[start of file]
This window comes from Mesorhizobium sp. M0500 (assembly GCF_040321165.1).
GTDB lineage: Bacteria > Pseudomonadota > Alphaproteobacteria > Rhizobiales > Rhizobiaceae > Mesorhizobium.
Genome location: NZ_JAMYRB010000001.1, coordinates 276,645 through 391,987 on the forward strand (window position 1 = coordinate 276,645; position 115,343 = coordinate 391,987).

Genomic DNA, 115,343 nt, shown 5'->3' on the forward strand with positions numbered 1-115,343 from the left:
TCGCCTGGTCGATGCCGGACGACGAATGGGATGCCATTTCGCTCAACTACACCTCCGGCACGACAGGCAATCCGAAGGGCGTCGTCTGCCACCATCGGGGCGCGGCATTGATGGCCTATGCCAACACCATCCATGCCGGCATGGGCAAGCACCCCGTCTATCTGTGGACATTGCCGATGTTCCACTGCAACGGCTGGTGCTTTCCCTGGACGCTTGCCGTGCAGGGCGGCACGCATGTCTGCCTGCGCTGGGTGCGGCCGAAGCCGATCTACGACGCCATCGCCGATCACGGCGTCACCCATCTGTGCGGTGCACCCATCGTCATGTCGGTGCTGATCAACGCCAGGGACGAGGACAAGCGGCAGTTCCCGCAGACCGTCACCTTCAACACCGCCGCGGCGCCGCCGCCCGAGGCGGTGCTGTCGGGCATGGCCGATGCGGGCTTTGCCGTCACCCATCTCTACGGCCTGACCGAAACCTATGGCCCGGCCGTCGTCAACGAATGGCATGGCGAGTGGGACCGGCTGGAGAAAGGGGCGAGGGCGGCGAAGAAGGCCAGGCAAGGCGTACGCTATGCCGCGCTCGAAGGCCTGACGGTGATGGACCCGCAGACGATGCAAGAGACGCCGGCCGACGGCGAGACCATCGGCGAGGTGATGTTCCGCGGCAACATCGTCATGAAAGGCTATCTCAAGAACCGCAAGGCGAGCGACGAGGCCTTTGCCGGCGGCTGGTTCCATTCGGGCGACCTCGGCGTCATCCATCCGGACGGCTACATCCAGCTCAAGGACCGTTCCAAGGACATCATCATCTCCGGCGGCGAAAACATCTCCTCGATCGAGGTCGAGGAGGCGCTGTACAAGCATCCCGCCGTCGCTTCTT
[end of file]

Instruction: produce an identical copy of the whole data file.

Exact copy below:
This window comes from Mesorhizobium sp. M0500 (assembly GCF_040321165.1).
GTDB lineage: Bacteria > Pseudomonadota > Alphaproteobacteria > Rhizobiales > Rhizobiaceae > Mesorhizobium.
Genome location: NZ_JAMYRB010000001.1, coordinates 276,645 through 391,987 on the forward strand (window position 1 = coordinate 276,645; position 115,343 = coordinate 391,987).

Genomic DNA, 115,343 nt, shown 5'->3' on the forward strand with positions numbered 1-115,343 from the left:
TCGCCTGGTCGATGCCGGACGACGAATGGGATGCCATTTCGCTCAACTACACCTCCGGCACGACAGGCAATCCGAAGGGCGTCGTCTGCCACCATCGGGGCGCGGCATTGATGGCCTATGCCAACACCATCCATGCCGGCATGGGCAAGCACCCCGTCTATCTGTGGACATTGCCGATGTTCCACTGCAACGGCTGGTGCTTTCCCTGGACGCTTGCCGTGCAGGGCGGCACGCATGTCTGCCTGCGCTGGGTGCGGCCGAAGCCGATCTACGACGCCATCGCCGATCACGGCGTCACCCATCTGTGCGGTGCACCCATCGTCATGTCGGTGCTGATCAACGCCAGGGACGAGGACAAGCGGCAGTTCCCGCAGACCGTCACCTTCAACACCGCCGCGGCGCCGCCGCCCGAGGCGGTGCTGTCGGGCATGGCCGATGCGGGCTTTGCCGTCACCCATCTCTACGGCCTGACCGAAACCTATGGCCCGGCCGTCGTCAACGAATGGCATGGCGAGTGGGACCGGCTGGAGAAAGGGGCGAGGGCGGCGAAGAAGGCCAGGCAAGGCGTACGCTATGCCGCGCTCGAAGGCCTGACGGTGATGGACCCGCAGACGATGCAAGAGACGCCGGCCGACGGCGAGACCATCGGCGAGGTGATGTTCCGCGGCAACATCGTCATGAAAGGCTATCTCAAGAACCGCAAGGCGAGCGACGAGGCCTTTGCCGGCGGCTGGTTCCATTCGGGCGACCTCGGCGTCATCCATCCGGACGGCTACATCCAGCTCAAGGACCGTTCCAAGGACATCATCATCTCCGGCGGCGAAAACATCTCCTCGATCGAGGTCGAGGAGGCGCTGTACAAGCATCCCGCCGTCGCTTCTT